We often hear in the news of wealthy people declaring bankruptcy. Can someone earn millions of dollars and still declare bankruptcy?
It all depends on the individual’s circumstances. One of the primary purposes of bankruptcy is to discharge or cancel certain debts to give an honest debtor a “fresh start.” In such cases, the debtor will have no more liability for debts that are discharged. A Chapter 7 bankruptcy case does not involve the filing of a repayment plan as in a Chapter 13 bankruptcy case. Instead, the Chapter 7 bankruptcy trustee gathers and sells the debtor’s non-exempt assets and uses the proceeds of the sale to pay creditors in accordance with the provisions of the Bankruptcy Code. Part of the debtor’s property may not be sold because it is subject to liens and mortgages that pledge the property to other creditors. In addition, the Bankruptcy Code will allow the debtor to keep certain “exempt” property.
But since Chapter 7 bankruptcy is really meant only for people who truly cannot pay their debts, the law now requires a Chapter 7 debtor to pass a “means test” to see if he qualifies. This test consists of two stages. In Stage 1, the Bankruptcy Code compares the debtor’s current monthly income to the state median (see table below for the Arkansas figures). If it is less than the state median, the debtor qualifies and can skip Stage 2. If the debtor’s current monthly income exceeds the state median, the Bankruptcy Code in Stage 2 looks at the income minus certain allowed expenses, over five years. If the debtor earns too much, his case gets converted to a Chapter 13 bankruptcy or is dismissed.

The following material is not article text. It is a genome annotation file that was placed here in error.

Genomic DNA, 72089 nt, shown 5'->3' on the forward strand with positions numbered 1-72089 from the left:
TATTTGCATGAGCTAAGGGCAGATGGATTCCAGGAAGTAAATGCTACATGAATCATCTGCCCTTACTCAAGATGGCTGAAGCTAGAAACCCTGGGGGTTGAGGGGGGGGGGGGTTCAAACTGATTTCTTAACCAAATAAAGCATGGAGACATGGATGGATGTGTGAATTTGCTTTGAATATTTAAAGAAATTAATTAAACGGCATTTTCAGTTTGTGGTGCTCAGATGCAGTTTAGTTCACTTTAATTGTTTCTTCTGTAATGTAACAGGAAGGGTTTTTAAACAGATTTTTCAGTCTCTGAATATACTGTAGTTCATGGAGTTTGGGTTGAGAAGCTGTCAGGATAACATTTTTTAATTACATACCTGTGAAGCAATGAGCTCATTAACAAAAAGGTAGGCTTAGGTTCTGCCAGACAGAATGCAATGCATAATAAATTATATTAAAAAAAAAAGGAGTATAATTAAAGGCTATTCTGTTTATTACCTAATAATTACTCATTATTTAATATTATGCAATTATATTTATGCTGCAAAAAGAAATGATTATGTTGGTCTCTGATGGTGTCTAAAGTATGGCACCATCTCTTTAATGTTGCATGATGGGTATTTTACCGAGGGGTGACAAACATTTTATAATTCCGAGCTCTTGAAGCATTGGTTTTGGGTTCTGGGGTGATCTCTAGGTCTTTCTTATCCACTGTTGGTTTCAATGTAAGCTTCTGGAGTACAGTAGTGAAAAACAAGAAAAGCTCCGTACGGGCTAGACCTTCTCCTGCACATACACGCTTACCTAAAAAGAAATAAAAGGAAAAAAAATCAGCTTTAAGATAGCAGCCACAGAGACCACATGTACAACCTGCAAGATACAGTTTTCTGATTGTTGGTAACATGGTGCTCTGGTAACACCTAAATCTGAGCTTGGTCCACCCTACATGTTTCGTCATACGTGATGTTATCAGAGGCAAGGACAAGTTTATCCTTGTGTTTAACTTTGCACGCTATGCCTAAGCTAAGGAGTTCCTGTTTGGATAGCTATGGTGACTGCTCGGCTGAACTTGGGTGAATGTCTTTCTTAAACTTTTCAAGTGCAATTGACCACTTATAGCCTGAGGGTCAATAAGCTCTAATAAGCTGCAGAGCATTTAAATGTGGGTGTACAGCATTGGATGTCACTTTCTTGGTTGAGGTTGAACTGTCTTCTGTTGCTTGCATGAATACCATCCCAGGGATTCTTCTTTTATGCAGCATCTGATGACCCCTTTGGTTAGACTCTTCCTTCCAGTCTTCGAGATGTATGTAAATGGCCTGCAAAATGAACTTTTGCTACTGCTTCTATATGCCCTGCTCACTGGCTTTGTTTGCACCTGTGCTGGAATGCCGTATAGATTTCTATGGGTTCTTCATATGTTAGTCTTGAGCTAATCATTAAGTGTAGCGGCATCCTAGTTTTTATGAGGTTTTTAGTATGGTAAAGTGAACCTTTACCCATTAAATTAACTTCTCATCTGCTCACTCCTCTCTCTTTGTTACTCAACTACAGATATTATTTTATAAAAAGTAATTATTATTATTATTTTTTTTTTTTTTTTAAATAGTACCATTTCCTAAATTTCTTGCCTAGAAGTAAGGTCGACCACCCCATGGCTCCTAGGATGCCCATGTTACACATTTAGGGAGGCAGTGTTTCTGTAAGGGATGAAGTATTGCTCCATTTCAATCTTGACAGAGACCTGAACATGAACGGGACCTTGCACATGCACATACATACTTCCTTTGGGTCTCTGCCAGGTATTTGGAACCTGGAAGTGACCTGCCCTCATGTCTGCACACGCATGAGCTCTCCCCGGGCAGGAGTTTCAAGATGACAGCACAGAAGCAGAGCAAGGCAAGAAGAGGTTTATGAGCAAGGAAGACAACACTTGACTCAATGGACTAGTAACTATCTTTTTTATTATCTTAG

|Number of persons in household:||1||2||3||4||5||6||7|
|Annual Median Income through Oct 2012||$35,283||$45,438||$48,520||$58,051||$65,551||$73,051||$80,551|
|Monthly Median Income through Oct 2012||$2,940||$3,787||$4,043||$4,838||$5,463||$6,088||$6,713|
Filing for bankruptcy can be complicated and confusing. If you are struggling to pay your debts, call us first to speak to an experienced bankruptcy attorney.